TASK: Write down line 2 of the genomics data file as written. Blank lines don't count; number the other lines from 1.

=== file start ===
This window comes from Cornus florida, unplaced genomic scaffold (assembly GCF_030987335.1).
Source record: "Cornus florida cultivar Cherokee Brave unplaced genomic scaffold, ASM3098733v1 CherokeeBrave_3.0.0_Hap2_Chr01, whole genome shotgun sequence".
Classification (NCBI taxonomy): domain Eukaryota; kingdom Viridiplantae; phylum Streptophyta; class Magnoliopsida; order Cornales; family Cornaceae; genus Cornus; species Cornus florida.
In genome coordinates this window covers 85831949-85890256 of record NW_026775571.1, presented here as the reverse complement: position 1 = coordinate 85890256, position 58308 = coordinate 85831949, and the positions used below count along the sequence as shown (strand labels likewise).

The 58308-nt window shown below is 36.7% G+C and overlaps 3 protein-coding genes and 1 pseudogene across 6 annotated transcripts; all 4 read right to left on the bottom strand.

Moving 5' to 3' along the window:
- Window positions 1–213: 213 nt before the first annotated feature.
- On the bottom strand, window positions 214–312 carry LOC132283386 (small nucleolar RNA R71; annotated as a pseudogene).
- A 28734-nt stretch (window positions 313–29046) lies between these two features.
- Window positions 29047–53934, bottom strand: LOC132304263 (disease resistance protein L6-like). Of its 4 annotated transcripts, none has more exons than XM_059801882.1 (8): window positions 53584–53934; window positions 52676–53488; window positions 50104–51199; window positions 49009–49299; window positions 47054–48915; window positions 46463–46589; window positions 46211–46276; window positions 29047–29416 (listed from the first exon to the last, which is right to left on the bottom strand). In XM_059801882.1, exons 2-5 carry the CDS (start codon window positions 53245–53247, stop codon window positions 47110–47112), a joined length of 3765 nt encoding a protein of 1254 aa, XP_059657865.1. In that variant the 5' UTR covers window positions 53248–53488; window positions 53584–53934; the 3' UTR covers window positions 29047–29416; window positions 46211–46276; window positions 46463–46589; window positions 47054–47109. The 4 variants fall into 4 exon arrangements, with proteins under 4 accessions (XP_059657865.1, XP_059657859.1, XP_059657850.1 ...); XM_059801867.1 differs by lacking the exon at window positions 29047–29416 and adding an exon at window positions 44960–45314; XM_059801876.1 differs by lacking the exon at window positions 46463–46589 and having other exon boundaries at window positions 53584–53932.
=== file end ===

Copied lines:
Source record: "Cornus florida cultivar Cherokee Brave unplaced genomic scaffold, ASM3098733v1 CherokeeBrave_3.0.0_Hap2_Chr01, whole genome shotgun sequence".